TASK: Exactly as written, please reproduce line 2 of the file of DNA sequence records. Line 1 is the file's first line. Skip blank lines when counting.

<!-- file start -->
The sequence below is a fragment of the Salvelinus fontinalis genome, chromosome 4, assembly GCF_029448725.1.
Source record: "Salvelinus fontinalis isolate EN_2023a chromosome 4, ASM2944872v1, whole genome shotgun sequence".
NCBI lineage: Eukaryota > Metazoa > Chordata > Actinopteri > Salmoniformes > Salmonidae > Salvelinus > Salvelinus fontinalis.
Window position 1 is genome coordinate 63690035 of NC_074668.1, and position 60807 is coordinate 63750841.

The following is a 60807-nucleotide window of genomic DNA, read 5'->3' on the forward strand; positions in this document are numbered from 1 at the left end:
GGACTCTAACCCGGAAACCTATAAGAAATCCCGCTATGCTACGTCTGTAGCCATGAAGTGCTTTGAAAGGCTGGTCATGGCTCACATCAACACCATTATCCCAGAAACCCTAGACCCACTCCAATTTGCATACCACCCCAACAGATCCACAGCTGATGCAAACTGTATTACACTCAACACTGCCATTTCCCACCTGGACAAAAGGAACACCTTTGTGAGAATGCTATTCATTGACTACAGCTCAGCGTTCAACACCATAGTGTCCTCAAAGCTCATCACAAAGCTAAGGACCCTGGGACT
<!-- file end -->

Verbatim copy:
Source record: "Salvelinus fontinalis isolate EN_2023a chromosome 4, ASM2944872v1, whole genome shotgun sequence".